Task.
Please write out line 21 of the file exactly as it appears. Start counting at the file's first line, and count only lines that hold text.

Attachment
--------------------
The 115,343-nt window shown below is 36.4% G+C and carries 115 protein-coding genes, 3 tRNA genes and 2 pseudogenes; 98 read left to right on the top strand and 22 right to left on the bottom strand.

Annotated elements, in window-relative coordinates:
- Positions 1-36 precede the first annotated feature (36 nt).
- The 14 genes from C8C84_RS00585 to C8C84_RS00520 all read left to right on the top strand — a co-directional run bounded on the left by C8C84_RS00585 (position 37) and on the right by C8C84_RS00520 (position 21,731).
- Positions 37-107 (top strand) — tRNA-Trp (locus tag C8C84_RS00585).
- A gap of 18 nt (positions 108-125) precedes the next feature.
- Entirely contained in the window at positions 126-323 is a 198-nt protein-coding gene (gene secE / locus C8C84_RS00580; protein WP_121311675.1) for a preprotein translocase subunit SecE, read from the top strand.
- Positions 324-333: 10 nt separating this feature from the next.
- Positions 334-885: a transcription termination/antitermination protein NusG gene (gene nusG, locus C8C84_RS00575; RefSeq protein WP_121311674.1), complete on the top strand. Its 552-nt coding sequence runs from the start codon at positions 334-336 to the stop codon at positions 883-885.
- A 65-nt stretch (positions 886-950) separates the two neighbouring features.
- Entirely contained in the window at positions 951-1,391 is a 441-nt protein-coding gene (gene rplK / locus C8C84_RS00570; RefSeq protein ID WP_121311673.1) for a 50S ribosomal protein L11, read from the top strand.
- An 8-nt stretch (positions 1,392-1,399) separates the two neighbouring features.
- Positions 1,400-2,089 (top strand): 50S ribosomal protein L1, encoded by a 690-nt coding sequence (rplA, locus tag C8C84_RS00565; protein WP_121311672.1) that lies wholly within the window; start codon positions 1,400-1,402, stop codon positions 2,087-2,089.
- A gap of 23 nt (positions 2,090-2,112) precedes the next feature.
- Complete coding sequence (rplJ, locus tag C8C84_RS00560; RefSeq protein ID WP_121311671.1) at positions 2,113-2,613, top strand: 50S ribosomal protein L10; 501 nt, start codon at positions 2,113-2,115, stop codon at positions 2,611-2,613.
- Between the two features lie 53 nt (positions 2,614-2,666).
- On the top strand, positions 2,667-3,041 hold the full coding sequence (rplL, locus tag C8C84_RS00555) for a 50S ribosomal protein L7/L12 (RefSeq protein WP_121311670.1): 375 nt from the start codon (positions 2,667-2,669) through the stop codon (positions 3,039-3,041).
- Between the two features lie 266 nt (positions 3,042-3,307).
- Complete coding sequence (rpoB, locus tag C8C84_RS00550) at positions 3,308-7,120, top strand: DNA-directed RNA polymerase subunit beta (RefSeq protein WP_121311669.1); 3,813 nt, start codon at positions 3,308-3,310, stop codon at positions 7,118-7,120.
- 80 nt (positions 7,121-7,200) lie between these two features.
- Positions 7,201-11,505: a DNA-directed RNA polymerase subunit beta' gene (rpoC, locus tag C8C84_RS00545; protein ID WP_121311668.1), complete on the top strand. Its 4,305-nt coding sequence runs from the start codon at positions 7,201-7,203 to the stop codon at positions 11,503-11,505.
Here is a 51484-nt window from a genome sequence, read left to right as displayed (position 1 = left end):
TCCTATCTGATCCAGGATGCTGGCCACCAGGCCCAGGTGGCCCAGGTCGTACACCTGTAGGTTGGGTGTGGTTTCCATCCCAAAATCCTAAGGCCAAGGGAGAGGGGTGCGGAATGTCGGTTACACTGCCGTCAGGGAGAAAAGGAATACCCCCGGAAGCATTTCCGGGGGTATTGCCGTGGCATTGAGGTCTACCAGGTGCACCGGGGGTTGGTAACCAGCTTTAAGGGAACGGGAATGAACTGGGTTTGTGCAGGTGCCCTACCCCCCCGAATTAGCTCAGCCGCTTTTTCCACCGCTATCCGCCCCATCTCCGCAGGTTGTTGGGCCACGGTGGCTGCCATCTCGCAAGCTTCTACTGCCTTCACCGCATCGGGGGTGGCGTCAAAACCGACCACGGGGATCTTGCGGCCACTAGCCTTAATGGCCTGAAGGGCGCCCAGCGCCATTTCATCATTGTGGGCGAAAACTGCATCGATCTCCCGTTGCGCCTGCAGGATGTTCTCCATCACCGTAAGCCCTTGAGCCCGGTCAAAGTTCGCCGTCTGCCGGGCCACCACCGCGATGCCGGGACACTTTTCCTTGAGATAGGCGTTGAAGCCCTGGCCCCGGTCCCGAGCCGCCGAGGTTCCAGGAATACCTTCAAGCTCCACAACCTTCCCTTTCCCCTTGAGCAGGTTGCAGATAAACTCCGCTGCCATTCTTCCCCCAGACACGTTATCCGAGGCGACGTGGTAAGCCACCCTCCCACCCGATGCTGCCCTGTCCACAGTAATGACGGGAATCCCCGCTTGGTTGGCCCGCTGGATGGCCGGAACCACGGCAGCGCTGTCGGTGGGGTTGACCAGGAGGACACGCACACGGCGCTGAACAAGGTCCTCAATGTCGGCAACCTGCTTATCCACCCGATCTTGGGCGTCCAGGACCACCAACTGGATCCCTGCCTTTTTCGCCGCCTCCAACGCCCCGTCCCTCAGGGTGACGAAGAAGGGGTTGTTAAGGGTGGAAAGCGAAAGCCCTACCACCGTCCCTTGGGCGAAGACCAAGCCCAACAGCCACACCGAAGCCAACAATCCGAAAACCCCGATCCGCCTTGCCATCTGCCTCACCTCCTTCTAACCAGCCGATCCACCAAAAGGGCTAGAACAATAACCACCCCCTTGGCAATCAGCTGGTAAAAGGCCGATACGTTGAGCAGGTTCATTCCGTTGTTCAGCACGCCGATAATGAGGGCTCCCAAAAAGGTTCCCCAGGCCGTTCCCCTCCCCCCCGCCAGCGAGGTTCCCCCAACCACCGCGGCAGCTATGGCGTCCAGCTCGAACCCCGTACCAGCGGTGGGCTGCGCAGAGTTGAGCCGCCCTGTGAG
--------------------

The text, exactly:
- Positions 7,201-11,505: a DNA-directed RNA polymerase subunit beta' gene (rpoC, locus tag C8C84_RS00545; protein ID WP_121311668.1), complete on the top strand. Its 4,305-nt coding sequence runs from the start codon at positions 7,201-7,203 to the stop codon at positions 11,503-11,505.